Adding a PDF, such as a brochure, white paper, or e-book, to a B2B Website makes sense: PDFs are relatively easy to download, they keep highly graphical information intact, and instead of coding a new page of content, you simply link to the file.
However, PDFs do have a few disadvantages. They’re harder to optimize than straight HTML files. And, companies often post links to PDFs without supporting text. This means that PDFs often appear in the SERPs (search engine results pages) lacking proper a Title tag and a nice description that compels people to click the listing.
And, too, people hesitate to click a PDF link within the SERP, says Google’s SEO master Matt Cutts in a March 14, 2010 interview with Eric Enge of StoneTemple.
A few things to note from the Cutts interview with regard to PDFs (and I note these because I often get these questions):
1. Yes, Google does index PDF files.
2. Cutts doesn’t address whether PDFs pass PageRank.
3. PDFs are not treated the same as HTML files. Cutts states that PDFs “are kind of like Flash in that they aren’t a file format that’s inherent and native to the web, but they can be very useful. In the same way that we [Google] try to find useful content within a Flash file, we try to find the useful content within a PDF file.”
He goes on to add that “users don’t always like being sent to a PDF. If you can make your content in a Web-Native format, such as pure HTML, that’s often a little more useful to users than just a pure PDF file” (emphasis mine).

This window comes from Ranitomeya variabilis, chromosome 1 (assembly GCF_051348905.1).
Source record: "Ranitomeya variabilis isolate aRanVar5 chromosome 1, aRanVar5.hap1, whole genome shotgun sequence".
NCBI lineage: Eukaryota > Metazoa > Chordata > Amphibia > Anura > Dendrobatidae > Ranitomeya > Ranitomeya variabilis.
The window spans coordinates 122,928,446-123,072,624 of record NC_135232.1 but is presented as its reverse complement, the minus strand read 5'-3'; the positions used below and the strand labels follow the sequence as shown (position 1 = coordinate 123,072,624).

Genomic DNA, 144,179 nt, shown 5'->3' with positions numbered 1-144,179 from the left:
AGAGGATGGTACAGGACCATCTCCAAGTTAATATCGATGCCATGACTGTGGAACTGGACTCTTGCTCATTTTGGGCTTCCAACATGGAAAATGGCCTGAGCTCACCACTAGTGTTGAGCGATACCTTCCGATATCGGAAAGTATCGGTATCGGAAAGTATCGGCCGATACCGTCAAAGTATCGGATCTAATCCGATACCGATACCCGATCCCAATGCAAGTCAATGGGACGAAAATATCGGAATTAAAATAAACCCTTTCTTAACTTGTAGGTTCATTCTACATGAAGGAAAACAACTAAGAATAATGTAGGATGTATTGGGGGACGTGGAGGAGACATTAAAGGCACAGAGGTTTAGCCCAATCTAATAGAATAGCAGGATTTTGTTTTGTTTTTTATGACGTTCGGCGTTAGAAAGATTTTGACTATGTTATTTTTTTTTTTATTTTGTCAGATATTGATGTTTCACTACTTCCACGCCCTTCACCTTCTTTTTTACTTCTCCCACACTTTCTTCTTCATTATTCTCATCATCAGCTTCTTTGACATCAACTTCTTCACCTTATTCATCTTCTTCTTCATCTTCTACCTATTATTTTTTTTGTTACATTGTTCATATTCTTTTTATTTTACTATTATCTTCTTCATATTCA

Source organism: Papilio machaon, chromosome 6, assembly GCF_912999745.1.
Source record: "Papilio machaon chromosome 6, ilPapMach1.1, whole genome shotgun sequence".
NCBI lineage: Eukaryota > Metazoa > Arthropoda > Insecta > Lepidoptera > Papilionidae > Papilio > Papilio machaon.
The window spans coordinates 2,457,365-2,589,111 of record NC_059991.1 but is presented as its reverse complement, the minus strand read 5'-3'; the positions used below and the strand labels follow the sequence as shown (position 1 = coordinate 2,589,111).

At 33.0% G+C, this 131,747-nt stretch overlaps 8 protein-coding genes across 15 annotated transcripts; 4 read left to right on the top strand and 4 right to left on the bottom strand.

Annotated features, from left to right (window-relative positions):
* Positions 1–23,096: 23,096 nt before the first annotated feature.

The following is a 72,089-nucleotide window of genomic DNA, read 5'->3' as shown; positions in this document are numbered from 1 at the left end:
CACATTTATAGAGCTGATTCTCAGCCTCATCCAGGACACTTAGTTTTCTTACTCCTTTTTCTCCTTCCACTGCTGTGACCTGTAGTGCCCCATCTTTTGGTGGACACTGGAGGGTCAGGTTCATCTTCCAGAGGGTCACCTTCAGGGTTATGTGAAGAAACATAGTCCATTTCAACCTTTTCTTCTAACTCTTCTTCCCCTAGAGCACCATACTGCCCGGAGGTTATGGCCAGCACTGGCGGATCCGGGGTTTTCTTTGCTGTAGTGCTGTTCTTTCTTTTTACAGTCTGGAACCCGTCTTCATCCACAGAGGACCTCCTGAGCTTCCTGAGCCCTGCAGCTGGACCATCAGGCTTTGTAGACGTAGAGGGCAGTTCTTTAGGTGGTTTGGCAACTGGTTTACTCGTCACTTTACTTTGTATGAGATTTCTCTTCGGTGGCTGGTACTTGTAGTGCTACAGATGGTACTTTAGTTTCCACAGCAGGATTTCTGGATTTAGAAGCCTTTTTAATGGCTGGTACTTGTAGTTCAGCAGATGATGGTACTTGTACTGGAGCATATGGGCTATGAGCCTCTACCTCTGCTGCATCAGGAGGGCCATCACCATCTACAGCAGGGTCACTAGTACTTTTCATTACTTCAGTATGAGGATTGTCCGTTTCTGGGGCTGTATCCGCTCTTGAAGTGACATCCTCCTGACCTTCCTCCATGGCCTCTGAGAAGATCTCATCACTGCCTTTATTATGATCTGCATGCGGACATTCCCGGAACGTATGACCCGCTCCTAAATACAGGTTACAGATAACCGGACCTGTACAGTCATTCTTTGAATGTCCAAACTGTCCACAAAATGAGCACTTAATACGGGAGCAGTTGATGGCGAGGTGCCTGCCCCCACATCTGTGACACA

But it makes sense in certain cases to format information as a PDF — especially something like an e-book, replied Enge.
Cutts’ response? “I think of PDF files as the last thing people encounter, and users find it to be a little more work to open them. People need to be mindful of how that can affect the user experience.”
So how can you improve users’ experience when they encounter PDFs on your B2B Website? Three very simple steps include:
1. Develop a landing page for each high-value PDF. Whether you’re offering an e-book, white paper or report, develop a page for the content that includes a summary of the information people will find — and include a link to this page on your home page, “Resources” page, press releases and blog posts. This will help increase downloads as the summary adds credibility and improves trust in your content.
2. Optimize the landing page. Be sure to include keyword-rich Title and meta tag information, a headline for the page, and your keywords in the summary. (And, don’t forget the call-to-action!)
3. Use the same report name across all platforms. I read a fair number of reports, white papers and e-books and one problem I often run into is that when I search for a piece of content by name, I can’t find it.
When I hear of an interesting piece of content, for example, and a link isn’t included to it, I will cut and paste the title directly into Google — and am always surprised when I can’t find the content. That’s because the company calls the piece of content by one name within a social media context or a print ad and by another name on its Website.
When promoting your content, use the exact title of the piece when posting to social media, during interviews, on press releases, and within your Website. This makes it easy for people to find who search for it.